PGN: What was a crazy band experience? QMN: Oh gosh, I can’t think of anything from back then, but I currently play with the Philadelphia Freedom Band, which is a local LGBT community band. We do marching band in the summer and concert band in the winter and fall. This past OutFest was probably one of the best, craziest, most memorable band moments ever. Some friends of mine were running the Dyke March and the Liberty City Drag King table, and they had these antigay protesters standing on the corner barking out homophobic, antigay stuff all day long on megaphones. They were there for hours and everyone was getting sick of it. My friend said, “Quynh, can you bring the band over and do something?” I was like, “Absolutely!” and gathered about 12 band members. We made an arched circle around the protesters and started playing Lady Gaga’s “Bad Romance.” The whole crowd started cheering. It was the most glorious moment in my life. People were dancing and taking so many videos and pictures: I now know what it feels like to be filmed by paparazzi. The protesters went to another corner and we followed them. They moved three times and what was so memorable was that all we did was play music. We didn’t engage in any hateful speech, we didn’t confront them, nothing aggressive at all, just the power of music. It was a beautiful thing. The pizza shop guy across the street gave us all pizza on the house, another person walked by and gave us a $20 donation and said “Thank you, thank you, thank you, I had to listen to that all day until you came along.” It was great. We’re still getting emails about it.

PGN: A non-violins protest! So, how did you get into graphic design? QMN: I had a graphic-design class in high school, which led me to what I do now.

PGN: A favorite project? QMN: I’m working right now on a promotion for Philabundance, which is the region’s largest hunger-relief organization. They’re a high-profile client and it’s great to be able to do something fun for a great cause. I love working with them because they’ve given me freedom to be creative and are really enthusiastic about everything I do. It’s a real ego booster! I’ve had employers in the past who want to put you down, but then take all your work.

PGN: Give me the career-day version of what you do. QMN: As a graphic designer, people come to me with a message or an idea and I help them make it creative and understandable for the general public.

PGN: We all have multiple personalities; describe some of yours. QMN: I’m a perfectionist so I can be very critical — some might even say mean when I’m in my work mode! I can be hard on interns, but at the same time I can be very constructive. I’m just very cautious about anything that goes out that has my name attached to it. On the flip side, in my personal life, I’m very easygoing — very laid back and easy-go-lucky. I’m always happy.

PGN: Since it’s almost Halloween, what was your scariest moment? QMN: Back in about ’02, I was driving with some friends on the 476 exit ramp getting on to 76. It was winter and there was black ice on the road. We started sliding and couldn’t stop or control the car. We slid until we hit the guardrail over a drop. If that guardrail wasn’t there, we would have gone down. That’s the scariest thing I can think of offhand.

PGN: Someone you miss the most from your youth? QMN: Probably my first girlfriend. Not on a romantic level, but on a companionship level. We split on very good terms and we still talk now, but she’s in the Air Force in Texas. She taught me a lot and is in good part responsible for the way I am today. I used to have a lot of anger and was really short-tempered and she helped me learn to control that. I also came from a very sheltered background and wasn’t very open-minded, so she also helped me understand people better and taught me to put myself in someone else’s shoes.

PGN: Where did all your anger come from? QMN: I think my family. We’re not very close: In fact, I haven’t spoken to my sister since last February, when we had a fight. I’m also resentful of the way I was raised, even though I now understand why my parents felt they did what they had to do.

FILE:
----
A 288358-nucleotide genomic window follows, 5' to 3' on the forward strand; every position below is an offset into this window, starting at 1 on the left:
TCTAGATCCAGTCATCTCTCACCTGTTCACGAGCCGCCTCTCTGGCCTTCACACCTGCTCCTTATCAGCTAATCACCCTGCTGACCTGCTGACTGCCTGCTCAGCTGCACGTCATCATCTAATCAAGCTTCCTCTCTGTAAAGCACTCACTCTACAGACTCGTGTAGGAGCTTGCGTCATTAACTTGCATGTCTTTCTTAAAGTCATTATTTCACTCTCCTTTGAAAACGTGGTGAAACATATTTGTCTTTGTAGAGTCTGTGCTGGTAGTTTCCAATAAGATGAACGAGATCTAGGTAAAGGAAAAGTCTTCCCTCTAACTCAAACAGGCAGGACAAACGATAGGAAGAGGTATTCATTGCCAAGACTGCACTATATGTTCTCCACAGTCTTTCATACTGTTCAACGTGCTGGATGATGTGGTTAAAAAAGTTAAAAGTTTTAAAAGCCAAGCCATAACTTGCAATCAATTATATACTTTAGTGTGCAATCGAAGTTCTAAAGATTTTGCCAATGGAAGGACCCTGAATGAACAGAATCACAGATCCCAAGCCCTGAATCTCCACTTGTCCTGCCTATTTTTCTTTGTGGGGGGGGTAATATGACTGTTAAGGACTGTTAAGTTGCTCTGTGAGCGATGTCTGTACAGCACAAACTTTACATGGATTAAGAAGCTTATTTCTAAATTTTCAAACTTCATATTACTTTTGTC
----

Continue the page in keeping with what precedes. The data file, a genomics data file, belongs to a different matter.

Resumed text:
PGN: What cartoon character best represents your personality? QMN: Ha ha! It would probably be one of those Japanese animation characters. You know, the ones that are cute and then they get really angry but they’re still cute. My friends always tell me I’m funny when I get mad. One of them recently jokingly called me “The Angry Panda.”

PGN: A smell that makes you stop and reflect? QMN: Lemongrass and ginger always make me think of home. It’s used in a lot of the cooking, especially in broths for when you’re sick. It’s a very comforting smell.

PGN: What was your worst job? QMN: Telemarketing. I hated it and walked out after a week. Second-worst job was at a hot and cold Dairy Queen. It was awful. They were both high-school jobs.

PGN: Hot and cold? QMN: Yeah, they served hot and cold food. My best job was working at Toys “R” Us. It was the highest-paying high-school job. Most employees hated Christmastime but I loved it. I got to open and demo all the toys. I’m a big kid at heart.

PGN: What’s a toy you still have from your childhood? QMN: Teenage Mutant Ninja Turtle action figures. I still have some of them in the original package from the ’80s!

PGN: A favorite place you traveled? QMN: I went to Vietnam after college. I went by myself and it was the first time I’d ever traveled out of the country. I got a chance to meet my mom’s side of the family for the first time and I also went to Cambodia. It was interesting because I didn’t speak Khmer, but I knew people through family friends who spoke a little Vietnamese. It was a humbling experience and changed my perception about quite a few things in life, especially the way we live in America.

PGN: So a last question about you. Being raised in a conservative family, how did you break loose? QMN: I ask myself that every single day! With all the arguments I had with my family, how was I able to open my mind and break away from what I was taught? I just don’t know. Maybe it’s the go-getter in me: That when I see something, I find a way to get it. Since I didn’t have many adult role models in my family, I looked outside the home to teachers and parents of friends. I learned to think for myself and make my own decisions. Sometimes that got me in trouble: When I was 18, I got my tongue pierced and my mother was so upset she refused to come to my graduation. They were very concerned about image. Me, not so much. I more concerned about finding out what makes me happy. So far, so good.